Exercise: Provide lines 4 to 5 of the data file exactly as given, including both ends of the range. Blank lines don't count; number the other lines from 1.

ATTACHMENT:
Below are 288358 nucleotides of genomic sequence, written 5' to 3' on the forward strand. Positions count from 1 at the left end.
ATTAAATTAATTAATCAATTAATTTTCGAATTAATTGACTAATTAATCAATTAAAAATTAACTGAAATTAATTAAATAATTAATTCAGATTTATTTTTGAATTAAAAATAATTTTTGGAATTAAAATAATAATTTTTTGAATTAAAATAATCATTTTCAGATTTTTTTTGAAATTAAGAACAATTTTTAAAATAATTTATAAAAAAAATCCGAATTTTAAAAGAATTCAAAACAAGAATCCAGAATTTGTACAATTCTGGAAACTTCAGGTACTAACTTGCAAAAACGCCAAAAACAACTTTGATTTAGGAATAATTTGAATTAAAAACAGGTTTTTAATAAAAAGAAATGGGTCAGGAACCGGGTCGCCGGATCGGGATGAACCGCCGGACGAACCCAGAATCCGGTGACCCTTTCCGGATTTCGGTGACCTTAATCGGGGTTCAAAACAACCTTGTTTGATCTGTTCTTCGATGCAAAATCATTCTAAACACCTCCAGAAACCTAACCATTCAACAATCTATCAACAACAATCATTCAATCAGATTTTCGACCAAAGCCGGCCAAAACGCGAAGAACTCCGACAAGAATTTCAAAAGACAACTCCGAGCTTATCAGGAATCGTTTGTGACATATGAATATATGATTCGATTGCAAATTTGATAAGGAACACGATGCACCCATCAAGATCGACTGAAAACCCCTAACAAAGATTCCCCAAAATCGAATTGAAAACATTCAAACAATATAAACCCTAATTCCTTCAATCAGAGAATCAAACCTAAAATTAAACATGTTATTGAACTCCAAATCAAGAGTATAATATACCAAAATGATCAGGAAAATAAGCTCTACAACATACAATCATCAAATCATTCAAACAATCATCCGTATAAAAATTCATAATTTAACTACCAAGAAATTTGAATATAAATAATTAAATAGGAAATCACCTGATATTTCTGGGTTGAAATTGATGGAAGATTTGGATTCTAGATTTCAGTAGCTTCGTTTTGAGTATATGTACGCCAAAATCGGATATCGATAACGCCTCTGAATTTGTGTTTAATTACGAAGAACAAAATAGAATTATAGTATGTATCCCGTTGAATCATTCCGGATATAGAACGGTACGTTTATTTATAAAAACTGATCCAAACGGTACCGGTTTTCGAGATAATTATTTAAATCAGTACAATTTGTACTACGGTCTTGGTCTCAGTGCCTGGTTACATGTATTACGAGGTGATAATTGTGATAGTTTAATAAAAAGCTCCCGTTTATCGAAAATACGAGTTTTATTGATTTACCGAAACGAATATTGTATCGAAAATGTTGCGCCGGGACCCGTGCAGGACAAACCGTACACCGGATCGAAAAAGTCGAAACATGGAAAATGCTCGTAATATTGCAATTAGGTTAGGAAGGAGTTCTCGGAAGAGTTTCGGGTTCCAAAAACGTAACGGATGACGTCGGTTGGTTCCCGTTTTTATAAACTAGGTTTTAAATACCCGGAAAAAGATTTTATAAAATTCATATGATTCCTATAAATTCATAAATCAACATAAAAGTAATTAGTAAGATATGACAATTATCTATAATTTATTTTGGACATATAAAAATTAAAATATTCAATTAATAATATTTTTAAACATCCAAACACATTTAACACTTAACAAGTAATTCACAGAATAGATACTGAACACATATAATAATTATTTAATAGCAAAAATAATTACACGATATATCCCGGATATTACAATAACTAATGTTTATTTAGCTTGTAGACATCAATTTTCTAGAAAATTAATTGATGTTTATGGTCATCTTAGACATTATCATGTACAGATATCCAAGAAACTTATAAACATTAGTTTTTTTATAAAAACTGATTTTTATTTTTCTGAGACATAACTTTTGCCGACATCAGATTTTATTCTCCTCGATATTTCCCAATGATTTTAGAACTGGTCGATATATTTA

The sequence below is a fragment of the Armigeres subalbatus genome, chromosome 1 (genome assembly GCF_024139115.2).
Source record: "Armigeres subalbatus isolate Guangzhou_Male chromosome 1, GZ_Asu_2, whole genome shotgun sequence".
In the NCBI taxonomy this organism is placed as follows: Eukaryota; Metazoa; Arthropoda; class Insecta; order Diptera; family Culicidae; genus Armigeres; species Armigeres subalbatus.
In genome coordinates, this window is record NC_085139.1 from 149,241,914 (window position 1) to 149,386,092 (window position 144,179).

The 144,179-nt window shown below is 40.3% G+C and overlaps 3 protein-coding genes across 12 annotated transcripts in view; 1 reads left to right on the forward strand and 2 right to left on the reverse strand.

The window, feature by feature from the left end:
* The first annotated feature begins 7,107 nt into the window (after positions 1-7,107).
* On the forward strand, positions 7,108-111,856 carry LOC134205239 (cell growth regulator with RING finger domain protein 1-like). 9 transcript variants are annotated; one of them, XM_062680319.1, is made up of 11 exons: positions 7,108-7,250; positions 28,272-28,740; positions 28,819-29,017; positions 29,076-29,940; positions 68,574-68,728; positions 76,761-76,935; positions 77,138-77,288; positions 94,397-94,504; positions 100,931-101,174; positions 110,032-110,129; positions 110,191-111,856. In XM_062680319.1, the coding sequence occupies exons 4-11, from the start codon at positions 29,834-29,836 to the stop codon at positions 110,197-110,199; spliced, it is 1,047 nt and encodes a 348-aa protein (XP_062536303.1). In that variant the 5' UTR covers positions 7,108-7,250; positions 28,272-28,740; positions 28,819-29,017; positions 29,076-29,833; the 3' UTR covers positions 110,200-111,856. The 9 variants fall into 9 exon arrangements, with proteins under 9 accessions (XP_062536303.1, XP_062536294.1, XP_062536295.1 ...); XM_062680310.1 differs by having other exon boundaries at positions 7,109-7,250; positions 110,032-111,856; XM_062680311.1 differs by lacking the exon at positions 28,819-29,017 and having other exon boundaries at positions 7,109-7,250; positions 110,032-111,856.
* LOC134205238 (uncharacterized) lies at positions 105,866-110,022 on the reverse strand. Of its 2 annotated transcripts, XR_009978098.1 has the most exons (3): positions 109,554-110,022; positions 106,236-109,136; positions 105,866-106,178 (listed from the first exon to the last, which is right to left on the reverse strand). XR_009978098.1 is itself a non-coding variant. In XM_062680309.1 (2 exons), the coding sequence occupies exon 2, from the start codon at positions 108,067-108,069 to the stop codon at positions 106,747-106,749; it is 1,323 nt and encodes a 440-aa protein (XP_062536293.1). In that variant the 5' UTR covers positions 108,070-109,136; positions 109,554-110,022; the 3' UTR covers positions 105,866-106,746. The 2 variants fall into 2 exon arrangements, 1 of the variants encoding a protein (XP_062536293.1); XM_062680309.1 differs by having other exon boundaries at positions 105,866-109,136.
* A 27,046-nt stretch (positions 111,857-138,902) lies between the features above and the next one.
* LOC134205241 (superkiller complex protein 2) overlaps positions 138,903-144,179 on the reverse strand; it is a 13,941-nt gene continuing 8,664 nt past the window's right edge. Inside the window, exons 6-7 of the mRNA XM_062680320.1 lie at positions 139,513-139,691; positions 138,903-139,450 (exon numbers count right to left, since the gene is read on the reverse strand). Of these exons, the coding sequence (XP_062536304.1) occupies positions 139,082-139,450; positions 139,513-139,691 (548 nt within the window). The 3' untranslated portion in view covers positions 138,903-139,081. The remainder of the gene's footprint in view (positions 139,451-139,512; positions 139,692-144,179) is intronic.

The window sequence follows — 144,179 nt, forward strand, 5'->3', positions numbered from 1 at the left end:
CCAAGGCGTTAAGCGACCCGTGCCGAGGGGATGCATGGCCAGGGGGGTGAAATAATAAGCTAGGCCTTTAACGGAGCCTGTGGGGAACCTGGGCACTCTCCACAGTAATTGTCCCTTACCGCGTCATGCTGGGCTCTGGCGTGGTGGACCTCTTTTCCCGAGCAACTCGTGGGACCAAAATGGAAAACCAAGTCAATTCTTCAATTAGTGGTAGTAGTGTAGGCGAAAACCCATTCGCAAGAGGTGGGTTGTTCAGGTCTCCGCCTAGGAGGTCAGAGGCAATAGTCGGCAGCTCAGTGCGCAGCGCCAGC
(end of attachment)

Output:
Source record: "Armigeres subalbatus isolate Guangzhou_Male chromosome 1, GZ_Asu_2, whole genome shotgun sequence".
In the NCBI taxonomy this organism is placed as follows: Eukaryota; Metazoa; Arthropoda; class Insecta; order Diptera; family Culicidae; genus Armigeres; species Armigeres subalbatus.